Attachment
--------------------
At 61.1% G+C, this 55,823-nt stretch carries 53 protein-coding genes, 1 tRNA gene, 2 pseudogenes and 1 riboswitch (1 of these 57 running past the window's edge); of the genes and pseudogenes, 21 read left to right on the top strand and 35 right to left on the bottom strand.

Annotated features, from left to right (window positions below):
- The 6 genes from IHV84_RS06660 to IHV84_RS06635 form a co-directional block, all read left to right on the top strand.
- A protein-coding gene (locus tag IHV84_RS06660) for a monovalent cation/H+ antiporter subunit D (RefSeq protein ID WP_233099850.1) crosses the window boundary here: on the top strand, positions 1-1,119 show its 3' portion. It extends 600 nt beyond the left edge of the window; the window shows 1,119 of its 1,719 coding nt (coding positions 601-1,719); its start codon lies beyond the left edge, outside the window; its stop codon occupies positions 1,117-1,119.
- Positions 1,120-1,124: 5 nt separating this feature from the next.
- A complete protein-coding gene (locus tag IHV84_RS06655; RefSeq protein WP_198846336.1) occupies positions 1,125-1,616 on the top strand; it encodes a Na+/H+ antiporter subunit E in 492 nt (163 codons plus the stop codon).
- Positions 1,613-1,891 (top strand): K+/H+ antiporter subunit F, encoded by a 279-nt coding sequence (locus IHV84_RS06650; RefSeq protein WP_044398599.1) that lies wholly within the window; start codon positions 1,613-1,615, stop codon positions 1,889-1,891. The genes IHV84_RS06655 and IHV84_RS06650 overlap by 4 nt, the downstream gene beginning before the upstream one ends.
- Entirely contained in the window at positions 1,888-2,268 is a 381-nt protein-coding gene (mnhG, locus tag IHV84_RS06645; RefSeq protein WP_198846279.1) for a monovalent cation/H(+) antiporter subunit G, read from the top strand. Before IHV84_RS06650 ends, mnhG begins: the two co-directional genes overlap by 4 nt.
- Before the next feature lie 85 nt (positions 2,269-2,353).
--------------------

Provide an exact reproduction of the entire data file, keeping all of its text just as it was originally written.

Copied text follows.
At 61.1% G+C, this 55,823-nt stretch carries 53 protein-coding genes, 1 tRNA gene, 2 pseudogenes and 1 riboswitch (1 of these 57 running past the window's edge); of the genes and pseudogenes, 21 read left to right on the top strand and 35 right to left on the bottom strand.

Annotated features, from left to right (window positions below):
- The 6 genes from IHV84_RS06660 to IHV84_RS06635 form a co-directional block, all read left to right on the top strand.
- A protein-coding gene (locus tag IHV84_RS06660) for a monovalent cation/H+ antiporter subunit D (RefSeq protein ID WP_233099850.1) crosses the window boundary here: on the top strand, positions 1-1,119 show its 3' portion. It extends 600 nt beyond the left edge of the window; the window shows 1,119 of its 1,719 coding nt (coding positions 601-1,719); its start codon lies beyond the left edge, outside the window; its stop codon occupies positions 1,117-1,119.
- Positions 1,120-1,124: 5 nt separating this feature from the next.
- A complete protein-coding gene (locus tag IHV84_RS06655; RefSeq protein WP_198846336.1) occupies positions 1,125-1,616 on the top strand; it encodes a Na+/H+ antiporter subunit E in 492 nt (163 codons plus the stop codon).
- Positions 1,613-1,891 (top strand): K+/H+ antiporter subunit F, encoded by a 279-nt coding sequence (locus IHV84_RS06650; RefSeq protein WP_044398599.1) that lies wholly within the window; start codon positions 1,613-1,615, stop codon positions 1,889-1,891. The genes IHV84_RS06655 and IHV84_RS06650 overlap by 4 nt, the downstream gene beginning before the upstream one ends.
- Entirely contained in the window at positions 1,888-2,268 is a 381-nt protein-coding gene (mnhG, locus tag IHV84_RS06645; RefSeq protein WP_198846279.1) for a monovalent cation/H(+) antiporter subunit G, read from the top strand. Before IHV84_RS06650 ends, mnhG begins: the two co-directional genes overlap by 4 nt.
- Before the next feature lie 85 nt (positions 2,269-2,353).